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The 10 biggest mistakes made when moving to the cloud
There are some compelling reasons to move to the cloud but it's easy to make mistakes too. We pick out ten of the most common
Cloud computing can, of course, be a hugely satisfying thing to do. It can be cost-effective and straightforward whilst at the same time de-risking your organisation through the sheer reliability and high-end support of the remote infrastructure. This doesn't mean that it's a trivial thing to do, however, and it's easy to make simple mistakes. We'll consider our top ten.
1. Making the wrong decision to use the cloud
The first mistake that one can make is to choose the cloud when it doesn't really suit the application or your organisation (or both).
Of course as we all know, cloud services can bring vast benefits to an organisation's computing capability, but as with any technology there are times when it just doesn't fit no matter how hard you try to persuade yourself it's a good idea. Particularly if you're a small company with no need for super-resilience, no knowledge of managing vendors and/or very simple requirements, you can spend more time and money administering a cloud infrastructure than you would if you had a handful of inexpensive servers in house.
2. Choosing the wrong machine for the job
In the cloud it's just as easy to choose the wrong tool for the job as it is in an in-house application. Just because you use, say, Windows Server 2008 R2 for your in-house finance system, this doesn't mean you should just map it onto a Windows installation in the cloud. Perhaps you chose a Windows platform internally because that's the skillset you have; in the cloud someone else will manage the OS for you so why not consider, say, Linux? And of course if you take it a step further you can even decide to go for a fully managed application: given the choice of, say, a fully managed Oracle app on a fully managed Linux box, why wouldn't you go for that if it's faster than a Windows installation?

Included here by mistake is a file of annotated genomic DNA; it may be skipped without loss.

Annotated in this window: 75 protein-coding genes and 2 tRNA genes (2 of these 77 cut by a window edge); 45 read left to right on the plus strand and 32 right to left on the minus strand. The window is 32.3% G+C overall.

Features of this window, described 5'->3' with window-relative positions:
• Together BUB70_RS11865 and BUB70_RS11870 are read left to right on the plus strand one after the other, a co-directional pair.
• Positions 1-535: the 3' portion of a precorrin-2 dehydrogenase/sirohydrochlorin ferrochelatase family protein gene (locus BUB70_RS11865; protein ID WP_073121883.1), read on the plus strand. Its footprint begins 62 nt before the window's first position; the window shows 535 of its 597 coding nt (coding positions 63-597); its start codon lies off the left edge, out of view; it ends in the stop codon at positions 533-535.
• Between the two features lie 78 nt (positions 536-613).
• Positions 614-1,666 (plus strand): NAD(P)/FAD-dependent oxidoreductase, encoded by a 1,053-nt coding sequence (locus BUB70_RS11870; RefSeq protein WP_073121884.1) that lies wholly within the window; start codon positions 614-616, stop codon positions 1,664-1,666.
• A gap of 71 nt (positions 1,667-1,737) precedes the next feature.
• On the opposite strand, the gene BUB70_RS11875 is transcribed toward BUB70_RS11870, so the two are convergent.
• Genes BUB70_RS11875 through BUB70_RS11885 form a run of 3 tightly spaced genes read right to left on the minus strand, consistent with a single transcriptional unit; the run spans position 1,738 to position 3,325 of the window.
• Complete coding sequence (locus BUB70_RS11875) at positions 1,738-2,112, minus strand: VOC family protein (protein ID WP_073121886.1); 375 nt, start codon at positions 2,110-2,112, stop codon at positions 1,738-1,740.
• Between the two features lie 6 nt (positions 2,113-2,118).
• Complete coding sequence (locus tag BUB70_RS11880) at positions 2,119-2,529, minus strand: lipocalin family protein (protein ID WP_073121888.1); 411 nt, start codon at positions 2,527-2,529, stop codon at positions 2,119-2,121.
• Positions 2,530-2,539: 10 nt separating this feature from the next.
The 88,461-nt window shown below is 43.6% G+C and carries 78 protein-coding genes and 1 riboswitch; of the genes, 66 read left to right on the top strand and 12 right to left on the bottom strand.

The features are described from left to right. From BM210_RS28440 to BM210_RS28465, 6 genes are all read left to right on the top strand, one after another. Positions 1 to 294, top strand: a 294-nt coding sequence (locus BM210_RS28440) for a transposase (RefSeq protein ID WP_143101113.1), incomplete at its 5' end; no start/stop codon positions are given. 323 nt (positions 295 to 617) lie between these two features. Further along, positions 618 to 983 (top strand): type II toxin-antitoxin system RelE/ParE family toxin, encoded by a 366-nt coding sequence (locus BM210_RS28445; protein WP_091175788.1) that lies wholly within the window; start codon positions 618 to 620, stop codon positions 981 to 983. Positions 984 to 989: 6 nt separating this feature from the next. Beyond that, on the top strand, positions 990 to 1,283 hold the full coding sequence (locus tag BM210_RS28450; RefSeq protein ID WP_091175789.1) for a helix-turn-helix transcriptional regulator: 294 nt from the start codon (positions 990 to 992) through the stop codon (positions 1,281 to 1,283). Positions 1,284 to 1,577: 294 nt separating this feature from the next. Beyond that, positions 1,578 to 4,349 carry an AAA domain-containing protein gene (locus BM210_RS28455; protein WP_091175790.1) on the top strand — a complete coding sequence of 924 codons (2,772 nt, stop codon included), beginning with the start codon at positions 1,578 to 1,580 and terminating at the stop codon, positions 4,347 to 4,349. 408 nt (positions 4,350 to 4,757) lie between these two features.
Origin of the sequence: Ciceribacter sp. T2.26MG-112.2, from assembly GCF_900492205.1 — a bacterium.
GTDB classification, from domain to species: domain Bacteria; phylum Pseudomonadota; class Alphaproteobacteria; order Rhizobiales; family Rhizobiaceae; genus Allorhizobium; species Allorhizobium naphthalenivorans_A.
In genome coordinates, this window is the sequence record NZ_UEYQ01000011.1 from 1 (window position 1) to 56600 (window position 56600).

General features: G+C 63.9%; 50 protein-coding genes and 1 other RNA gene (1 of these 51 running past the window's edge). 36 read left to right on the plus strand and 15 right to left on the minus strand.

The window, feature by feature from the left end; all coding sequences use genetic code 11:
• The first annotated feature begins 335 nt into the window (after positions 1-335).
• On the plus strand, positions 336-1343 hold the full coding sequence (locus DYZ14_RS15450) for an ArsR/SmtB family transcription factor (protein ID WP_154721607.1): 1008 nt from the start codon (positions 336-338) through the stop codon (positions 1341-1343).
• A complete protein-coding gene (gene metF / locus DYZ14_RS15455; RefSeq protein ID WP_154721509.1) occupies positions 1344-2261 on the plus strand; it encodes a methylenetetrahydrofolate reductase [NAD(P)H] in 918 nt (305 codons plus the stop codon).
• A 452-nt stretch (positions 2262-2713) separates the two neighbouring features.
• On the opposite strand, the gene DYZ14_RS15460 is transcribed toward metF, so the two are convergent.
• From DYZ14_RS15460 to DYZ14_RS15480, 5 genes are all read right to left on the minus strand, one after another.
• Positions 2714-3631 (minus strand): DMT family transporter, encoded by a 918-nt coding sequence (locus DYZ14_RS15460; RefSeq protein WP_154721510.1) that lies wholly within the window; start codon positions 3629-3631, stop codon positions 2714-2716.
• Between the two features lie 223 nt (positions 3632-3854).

3. Bodging your user access
When you run applications in the cloud, user access can be easy or hard. And if it's hard, the chances are because you made it that way. What's one of the key difficulties with in-house systems? Maintaining a collection of disparate user databases is one of the world's greatest pains in the backside, and with a cloud setup there's nothing different. Yes, it can take a little bit of effort to integrate the cloud service with your own directory service; and yes, it might take you a few minutes to persuade the higher-ups in the company that to do so isn't a hideous security risk from Hell. But properly integrated user access is an absolute god-send – not least because it's the only way you can be sure that when staff leave the organisation and you want to be sure their access has been properly curtailed.
4. Disregarding geography
As we all know, putting an application in the cloud doesn't mean that it'll end up on arbitrary servers in random locations. The thing is, though, we don't necessarily all know this – many newcomers to the concept think that you have to place your application at the mercy of the supplier's load balancing and auto-failover engines. Consider your geography carefully, and consider the legalities of where your data sits and the logic of how close the app and the data are to the users.
5. Losing control of costs
It can't be denied that the economics of cloud computing are compelling. When you look at the cost of a powerful server in the cloud and compare it with the price of buying the physical hardware, the argument for outsourcing is compelling.
It's very easy, however, to lose track of the virtual machines, storage, IP addresses, load balancing and applications that you've set up (a fact which isn't helped by the less-than-great user interfaces on some services). This can become very expensive, because although you don't pay very much for each component, it soon adds up when you have several of each and you're not careful to keep track and decommission unused entities.